What being user-centered means for UX professional groups...

Tog's initial branding argument for Interaction Architects has touched off a lot of discussion (even a mailing list dedicated to defining the damn thing). So far, it's generated a lot of heat and little light.

However, three more formal responses have been interesting:

  • Lou Rosenfeld discusses how defining the damn thing is a waste of time. (Not) Defining the damn thing - Discussions of how we should label ourselves and define our work are like flu epidemics. They break out from time to time, follow a fairly predictable course, and often make us want to barf. [Boxes and Arrows] Update: Lou dropped a note to let us know that he wrote this article before Tog's article was posted. Still very applicable.
  • Mark Hurst thinks that usability professionals should disappear...that a good UX professional is invisible like a good interface - we just facilitate things. While the point that the whole defining the damn thing discussion is narcissistic and not user centered at all, the notion of a disappearing act seems naive - unseen functions become re-engineered functions.
  • Finally, and most interesting, is Beth Mazur's notion that the key need is not a new dedicated specialist organization (as Tog is proposing), but an umbrella organization to evangelize user experience with executives, analysts, government, and media. Her nominee: spin off AIGA-ED from AIGA.
    I completely agree - the Interaction Architecture Association is all well and good, as is a new Information Design professional group, if some people have their way. But they don't address the real reasons the UX disciplines are seen as tactical. It's not a branding problem. It's an understanding problem...and largely for UX professionals not understanding business, and not speaking to business on its own terms.
    An umbrella organization can address executives and other decision makers and influencers with language and messages tailored to those audiences, and educate practitioners about how to do the same. That's being user-centered, instead of navel-gazing terminology debates. That's something to get excited about. I hope it happens soon.

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UX is the Biz and the Biz is UX


I agree that the current title/group discussion is really not the biggest issue facing UX professionals. At the last UPA conference I was talking to some folks about this exact issue: that we need more outreach (to business), more marketing, and more help talking in business terms. THAT (like you said) IS something to get excited about!

Of course, I've also done my share of discussion on the title/group thing. Personally, I don't give a rip about titles. I do care a bit about groups, since I think more people working together is a better approach.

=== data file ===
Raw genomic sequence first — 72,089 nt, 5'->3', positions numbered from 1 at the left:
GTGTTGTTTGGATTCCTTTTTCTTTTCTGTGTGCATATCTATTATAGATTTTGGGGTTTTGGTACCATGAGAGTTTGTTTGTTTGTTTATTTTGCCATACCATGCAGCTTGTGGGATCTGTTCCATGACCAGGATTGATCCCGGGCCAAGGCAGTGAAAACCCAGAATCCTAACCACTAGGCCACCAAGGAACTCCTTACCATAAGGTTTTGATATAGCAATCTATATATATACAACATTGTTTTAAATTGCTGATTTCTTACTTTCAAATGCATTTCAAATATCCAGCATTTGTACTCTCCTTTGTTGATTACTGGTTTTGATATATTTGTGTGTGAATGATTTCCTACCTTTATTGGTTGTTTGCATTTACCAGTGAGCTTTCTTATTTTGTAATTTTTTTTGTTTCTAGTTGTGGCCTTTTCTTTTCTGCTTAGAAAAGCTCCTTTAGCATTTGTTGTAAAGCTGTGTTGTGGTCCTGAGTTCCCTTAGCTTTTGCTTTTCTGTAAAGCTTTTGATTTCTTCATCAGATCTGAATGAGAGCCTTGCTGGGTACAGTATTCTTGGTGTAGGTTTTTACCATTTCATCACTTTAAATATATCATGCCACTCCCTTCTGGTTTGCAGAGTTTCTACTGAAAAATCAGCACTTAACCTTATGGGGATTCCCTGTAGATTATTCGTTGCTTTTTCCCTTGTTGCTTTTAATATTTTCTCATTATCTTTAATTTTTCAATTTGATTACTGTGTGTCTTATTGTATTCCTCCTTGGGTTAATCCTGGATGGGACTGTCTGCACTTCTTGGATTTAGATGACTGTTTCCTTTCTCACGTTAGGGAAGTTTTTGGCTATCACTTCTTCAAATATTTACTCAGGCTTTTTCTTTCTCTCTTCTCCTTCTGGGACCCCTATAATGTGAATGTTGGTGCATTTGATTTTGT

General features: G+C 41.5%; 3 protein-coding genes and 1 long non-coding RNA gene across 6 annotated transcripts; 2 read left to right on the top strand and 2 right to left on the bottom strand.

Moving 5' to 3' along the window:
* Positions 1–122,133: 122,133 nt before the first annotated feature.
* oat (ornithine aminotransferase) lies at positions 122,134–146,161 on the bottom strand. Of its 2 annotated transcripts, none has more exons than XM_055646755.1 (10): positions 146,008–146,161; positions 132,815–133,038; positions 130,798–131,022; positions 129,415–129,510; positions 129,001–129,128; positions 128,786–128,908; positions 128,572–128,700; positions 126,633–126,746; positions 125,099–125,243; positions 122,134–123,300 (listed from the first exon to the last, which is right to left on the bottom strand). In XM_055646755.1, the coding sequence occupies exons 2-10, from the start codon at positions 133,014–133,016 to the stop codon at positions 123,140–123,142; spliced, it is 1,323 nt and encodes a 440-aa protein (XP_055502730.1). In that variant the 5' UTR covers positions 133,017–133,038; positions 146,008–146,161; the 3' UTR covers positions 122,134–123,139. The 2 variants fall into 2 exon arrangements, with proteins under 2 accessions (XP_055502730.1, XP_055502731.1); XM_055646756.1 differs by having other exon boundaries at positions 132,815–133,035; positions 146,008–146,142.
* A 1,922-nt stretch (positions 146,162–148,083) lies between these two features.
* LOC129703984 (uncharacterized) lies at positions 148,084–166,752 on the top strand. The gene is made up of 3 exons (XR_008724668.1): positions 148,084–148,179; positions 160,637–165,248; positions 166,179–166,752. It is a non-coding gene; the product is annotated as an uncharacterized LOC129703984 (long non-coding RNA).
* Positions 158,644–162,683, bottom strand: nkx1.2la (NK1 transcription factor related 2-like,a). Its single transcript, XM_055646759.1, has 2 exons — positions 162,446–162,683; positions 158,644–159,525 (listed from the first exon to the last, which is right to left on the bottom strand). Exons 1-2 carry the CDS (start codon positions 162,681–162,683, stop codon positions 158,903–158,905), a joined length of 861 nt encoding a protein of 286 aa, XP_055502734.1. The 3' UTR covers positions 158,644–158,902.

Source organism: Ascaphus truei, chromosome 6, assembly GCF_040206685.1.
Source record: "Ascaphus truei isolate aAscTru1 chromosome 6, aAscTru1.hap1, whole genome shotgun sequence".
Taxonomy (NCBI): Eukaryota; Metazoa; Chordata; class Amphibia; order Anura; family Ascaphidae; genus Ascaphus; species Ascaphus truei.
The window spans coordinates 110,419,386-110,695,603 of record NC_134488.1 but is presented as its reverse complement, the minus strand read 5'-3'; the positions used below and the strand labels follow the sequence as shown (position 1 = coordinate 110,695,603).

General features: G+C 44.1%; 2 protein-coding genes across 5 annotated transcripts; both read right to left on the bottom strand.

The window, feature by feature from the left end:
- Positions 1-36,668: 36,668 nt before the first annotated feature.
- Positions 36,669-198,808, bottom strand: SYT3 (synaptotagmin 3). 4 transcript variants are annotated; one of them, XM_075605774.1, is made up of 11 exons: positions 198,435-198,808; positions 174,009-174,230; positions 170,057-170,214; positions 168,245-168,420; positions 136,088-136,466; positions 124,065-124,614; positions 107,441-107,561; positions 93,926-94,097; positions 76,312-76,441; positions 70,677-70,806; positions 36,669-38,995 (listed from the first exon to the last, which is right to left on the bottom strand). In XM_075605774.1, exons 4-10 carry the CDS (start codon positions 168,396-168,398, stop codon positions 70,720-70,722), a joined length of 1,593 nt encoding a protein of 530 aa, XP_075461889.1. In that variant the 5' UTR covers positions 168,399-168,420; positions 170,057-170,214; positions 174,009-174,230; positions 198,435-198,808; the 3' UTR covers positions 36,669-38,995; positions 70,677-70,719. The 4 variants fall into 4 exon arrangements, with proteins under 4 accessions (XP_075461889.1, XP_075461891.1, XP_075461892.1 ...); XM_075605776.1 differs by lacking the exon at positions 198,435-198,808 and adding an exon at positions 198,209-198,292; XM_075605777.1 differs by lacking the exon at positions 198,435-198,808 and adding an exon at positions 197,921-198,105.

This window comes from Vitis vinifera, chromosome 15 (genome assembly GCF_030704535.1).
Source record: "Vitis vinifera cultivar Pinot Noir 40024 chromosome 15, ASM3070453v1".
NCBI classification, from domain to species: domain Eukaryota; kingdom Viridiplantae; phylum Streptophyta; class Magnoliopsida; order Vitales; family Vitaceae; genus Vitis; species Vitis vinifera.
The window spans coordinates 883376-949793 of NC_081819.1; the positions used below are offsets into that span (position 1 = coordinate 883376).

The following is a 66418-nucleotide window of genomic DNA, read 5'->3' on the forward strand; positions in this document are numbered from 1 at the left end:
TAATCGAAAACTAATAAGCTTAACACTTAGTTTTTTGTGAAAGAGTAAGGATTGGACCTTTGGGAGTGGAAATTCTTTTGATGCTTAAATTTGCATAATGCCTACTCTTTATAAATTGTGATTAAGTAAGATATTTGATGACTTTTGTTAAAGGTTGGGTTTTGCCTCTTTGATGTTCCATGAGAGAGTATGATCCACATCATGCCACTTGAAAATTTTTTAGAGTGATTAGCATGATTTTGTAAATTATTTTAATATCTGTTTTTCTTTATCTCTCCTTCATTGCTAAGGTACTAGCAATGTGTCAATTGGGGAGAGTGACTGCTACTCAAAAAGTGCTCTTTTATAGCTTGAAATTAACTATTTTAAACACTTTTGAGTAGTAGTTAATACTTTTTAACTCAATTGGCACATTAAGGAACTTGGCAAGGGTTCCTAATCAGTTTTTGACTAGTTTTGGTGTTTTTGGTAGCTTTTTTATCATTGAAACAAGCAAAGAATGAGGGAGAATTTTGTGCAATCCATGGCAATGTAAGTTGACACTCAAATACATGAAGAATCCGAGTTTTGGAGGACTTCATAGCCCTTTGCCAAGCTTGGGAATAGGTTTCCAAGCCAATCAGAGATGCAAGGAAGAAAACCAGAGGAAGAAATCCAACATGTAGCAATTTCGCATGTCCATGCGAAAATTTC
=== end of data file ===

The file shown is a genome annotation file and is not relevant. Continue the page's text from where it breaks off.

Not sure if you're following the Yahoo! Group discussion, but in message #110 there I think I did a good job of showing that UPA isn't just for "testers" by doing an inventory of the topics at the last UPA conference.

I also offered the following and would welcome anyone who's interested to drop me a note:

"The 2004 UPA conference is in Minneapolis, where I'm located.
I'm also on the board of the local UPA-MN chapter. I'd be
happy to help coordinate an interest group session or a maybe a
workshop at the 2004 conference to discuss the needs of interaction
designers. I think it'd be great to outline and document what
interaction designers need/want and how those needs differ from those of a "usability professional" or a "tester." I think interest
group meetings are pretty easy to set up. Workshops have to be
submitted for review, but I'm happy to coordinate that if people
are interested.
What do people here think? Is this worth a meeting to discuss?"

Here are some more of my thoughts on the "issue" (which is getting a bit old):

Response to Tog's article

Agreement with Mark Hurst's thoughts and an attempt at humor


Professional Whale Tackler

Croc O' Lyle


I corresponded briefly with Tog, re-read his article, and realized he's not really talking to us. His aim overlaps more with the human factors and ergonomics people than anyone. Notice in the article he only mentions IA in passing, but takes on HFS directly. His new organization is for you if you're not an academic and design instrument panels for a living.

Following The Energy

One epistemelogical artifact of importance that I believe in is following the energy. The energy on 'Tog's List' is not worth following. The energy in Jess's post above is. It was that energy that first drew me to the IA group (although, admittedly at the time, my job function was very specific to the role). While I now find that the specifics of IA as a discipline (except for the strategic aspects) are outside of my daily realm of interest, I will always be interested in the kind of energy (focus of topics) like this.

While I would not be attending the conference itself, it is my intention to help coordinate a F2F conversation around these topics at the 2004 IA conference in Austin. Anyone interested in participating, let me know.

I think the points illustrated in Jess's post are a good place to start the conversation.

Paula Thornton
Interaction Design Strategist